As an avid user of Apple products – I own an iPhone, an iPad and a Macbook Pro – I have always been curious about the company’s history. Also, following the death of co-founder and CEO Steve Jobs back in 2012, I realised I didn’t really know that much about such a powerful figure. So how did the new film based on Jobs turn out?
The film itself is set within three specific and very significant points in Steve Jobs’ career, starting with the release of the Mackintosh, to Jobs’ non-Apple venture, to the ultimate iMac release in 1998. The film is very much separated into three acts, all of which take place pretty much backstage to the above listed product launches.
First of all, I want to praise Michael Fassbender’s performance in the title role – absolutely bloody superb. Throughout the entire movie he kept me hooked. Charismatic and authoritative, he never fails to impress. Yes, that Irish accent does occasionally sneak its way through, but who really gives a shit – give him a break.
Jeff Daniels man, Jeff Daniels. He plays the part of John Scully, former CEO of Apple. He has continuously shown us that he’s not just a pure wee dafty meant for oddball comedies – of course I mean Dumb and Dumber. His efforts in serious roles are really second-to-none. There wasn’t a single point during Steve Jobs where I wasn’t convinced by his performance. Keep em coming Jeff, you are exceptional.
Steve Wozniak, co-founder of Apple is played by Seth Rogen. Although he doesn’t get much screen time, he does well with what he has. He may be one of our favourite comedy actors, but this could mark the beginning of a new time for Rogen. There are a few moments in it, especially an argument with Jobs towards the end of the film, which really are truly special and made me believe that Rogen has potential. He should definitely keep going for it, I want more from serious Seth.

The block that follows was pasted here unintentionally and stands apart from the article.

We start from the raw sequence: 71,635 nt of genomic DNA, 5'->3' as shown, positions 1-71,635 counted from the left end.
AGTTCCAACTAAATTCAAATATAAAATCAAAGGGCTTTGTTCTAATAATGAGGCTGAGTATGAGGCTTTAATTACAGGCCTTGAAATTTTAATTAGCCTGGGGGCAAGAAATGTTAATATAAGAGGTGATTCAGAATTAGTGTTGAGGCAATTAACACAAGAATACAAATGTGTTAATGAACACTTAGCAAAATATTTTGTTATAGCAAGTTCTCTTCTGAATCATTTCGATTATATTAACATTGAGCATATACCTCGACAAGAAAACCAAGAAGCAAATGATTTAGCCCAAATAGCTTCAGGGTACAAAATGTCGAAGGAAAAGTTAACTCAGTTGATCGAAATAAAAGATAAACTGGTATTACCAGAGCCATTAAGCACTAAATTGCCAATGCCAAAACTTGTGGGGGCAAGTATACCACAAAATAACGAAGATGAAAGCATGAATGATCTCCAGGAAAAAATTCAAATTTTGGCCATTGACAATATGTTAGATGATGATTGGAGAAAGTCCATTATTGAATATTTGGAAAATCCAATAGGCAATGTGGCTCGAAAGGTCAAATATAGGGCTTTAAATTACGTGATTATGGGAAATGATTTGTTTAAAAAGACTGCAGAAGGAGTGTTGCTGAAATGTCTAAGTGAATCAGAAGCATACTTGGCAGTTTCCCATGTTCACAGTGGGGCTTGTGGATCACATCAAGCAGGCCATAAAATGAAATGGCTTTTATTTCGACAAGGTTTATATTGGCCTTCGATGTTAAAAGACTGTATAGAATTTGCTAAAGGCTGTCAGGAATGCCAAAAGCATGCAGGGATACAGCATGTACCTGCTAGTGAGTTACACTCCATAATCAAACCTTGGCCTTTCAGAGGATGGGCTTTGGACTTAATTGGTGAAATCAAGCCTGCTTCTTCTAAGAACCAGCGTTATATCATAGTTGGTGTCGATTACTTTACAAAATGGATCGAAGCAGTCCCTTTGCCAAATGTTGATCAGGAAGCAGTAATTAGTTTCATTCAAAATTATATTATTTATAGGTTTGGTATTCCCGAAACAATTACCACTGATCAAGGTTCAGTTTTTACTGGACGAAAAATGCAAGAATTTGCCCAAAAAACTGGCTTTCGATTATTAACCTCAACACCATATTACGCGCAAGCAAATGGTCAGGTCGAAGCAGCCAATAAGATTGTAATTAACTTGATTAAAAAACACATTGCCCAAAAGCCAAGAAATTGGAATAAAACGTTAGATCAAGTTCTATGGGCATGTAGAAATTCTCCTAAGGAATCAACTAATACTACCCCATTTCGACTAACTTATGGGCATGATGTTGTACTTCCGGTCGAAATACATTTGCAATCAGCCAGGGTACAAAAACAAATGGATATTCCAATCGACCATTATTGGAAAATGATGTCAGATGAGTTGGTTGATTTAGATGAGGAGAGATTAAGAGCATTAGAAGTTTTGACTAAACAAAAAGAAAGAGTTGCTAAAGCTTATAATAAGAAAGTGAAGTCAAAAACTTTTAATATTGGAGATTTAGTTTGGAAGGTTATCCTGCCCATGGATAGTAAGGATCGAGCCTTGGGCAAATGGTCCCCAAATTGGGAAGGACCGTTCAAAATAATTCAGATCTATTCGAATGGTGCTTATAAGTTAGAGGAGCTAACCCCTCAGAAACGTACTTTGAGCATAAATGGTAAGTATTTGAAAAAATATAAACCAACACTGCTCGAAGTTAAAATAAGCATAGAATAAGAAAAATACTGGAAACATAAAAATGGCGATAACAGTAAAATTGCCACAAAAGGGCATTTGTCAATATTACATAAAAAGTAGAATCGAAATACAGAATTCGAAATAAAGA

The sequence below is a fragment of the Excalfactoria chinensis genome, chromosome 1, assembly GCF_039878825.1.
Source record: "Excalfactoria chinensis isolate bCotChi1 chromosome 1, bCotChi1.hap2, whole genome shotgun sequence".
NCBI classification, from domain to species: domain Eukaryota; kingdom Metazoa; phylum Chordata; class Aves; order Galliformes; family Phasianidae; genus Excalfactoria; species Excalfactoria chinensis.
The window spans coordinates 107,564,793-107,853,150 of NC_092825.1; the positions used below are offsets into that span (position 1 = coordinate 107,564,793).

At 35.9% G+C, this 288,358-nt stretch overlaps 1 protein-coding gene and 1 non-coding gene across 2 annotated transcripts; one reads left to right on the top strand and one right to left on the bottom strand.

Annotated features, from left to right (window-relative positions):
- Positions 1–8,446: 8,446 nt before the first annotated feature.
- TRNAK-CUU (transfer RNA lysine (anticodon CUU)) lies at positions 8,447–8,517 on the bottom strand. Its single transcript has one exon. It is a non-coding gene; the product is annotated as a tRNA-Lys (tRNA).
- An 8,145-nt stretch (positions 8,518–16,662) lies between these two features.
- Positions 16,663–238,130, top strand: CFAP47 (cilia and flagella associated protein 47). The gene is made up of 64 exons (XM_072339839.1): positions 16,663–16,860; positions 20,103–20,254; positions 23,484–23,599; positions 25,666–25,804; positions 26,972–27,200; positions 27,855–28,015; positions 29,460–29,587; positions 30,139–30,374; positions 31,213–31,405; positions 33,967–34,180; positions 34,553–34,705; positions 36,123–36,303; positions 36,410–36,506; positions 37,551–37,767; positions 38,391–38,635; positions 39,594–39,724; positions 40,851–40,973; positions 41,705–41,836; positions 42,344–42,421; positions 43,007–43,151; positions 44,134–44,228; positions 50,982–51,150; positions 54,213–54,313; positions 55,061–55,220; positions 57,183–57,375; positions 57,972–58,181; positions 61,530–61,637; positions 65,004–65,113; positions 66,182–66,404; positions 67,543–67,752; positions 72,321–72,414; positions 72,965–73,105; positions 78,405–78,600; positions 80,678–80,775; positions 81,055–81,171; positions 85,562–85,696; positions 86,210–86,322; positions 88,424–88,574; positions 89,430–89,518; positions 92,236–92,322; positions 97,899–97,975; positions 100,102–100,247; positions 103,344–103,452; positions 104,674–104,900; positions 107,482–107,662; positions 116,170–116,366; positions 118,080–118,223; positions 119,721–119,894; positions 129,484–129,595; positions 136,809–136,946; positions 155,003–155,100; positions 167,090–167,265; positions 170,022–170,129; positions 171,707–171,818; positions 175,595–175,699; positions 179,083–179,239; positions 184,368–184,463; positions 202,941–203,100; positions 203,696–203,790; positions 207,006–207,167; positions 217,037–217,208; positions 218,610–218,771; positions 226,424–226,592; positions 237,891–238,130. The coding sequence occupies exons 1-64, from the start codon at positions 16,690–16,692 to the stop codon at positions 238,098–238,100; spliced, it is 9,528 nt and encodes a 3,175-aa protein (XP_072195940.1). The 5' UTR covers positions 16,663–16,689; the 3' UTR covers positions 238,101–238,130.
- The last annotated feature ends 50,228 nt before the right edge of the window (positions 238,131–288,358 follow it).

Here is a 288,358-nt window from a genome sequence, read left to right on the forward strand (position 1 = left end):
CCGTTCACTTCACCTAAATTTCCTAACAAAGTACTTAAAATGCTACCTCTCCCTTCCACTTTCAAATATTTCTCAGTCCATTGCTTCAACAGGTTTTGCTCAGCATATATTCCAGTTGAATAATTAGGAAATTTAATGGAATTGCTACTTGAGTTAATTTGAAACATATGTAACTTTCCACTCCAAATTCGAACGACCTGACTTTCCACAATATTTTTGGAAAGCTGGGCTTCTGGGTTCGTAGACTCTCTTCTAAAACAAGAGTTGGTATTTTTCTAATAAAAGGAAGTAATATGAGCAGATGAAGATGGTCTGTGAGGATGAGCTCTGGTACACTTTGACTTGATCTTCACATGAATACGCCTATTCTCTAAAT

Finally, Kate Winslet was excellent as expected. Playing the part of Apple marketing executive Joanna Hoffman, she made it very clear how stressful the life of someone close to Jobs’ back then would have been. Very much the moral voice of reason to Jobs whilst he bullied his way through product launches, the chemistry between Winslet and Fassbender made their friendship all the more interesting to watch, especially considering their personalities are world’s apart. I would certainly like to see them working together in future.
So aye, no complaints at all about the cast. What else can I praise eh? Well, Danny Boyle’s direction is stellar. Perhaps this is one of his more disciplined pictures, but in no ways is that a bad thing. The major effort and passion put into the film is evident as we traverse through expertly edited long shots, and there is still room for little signature touches from Boyle – for example stylish uses of mirrors and the burst of colours and distorted imagery towards the end.
The decision to range the way the film is shot as we move through the years is one of the most striking things about the film. We start off with rough 16mm, to 35mm to clear cut digital. A tremendous choice which ultimately reflects Apple’s progress towards success.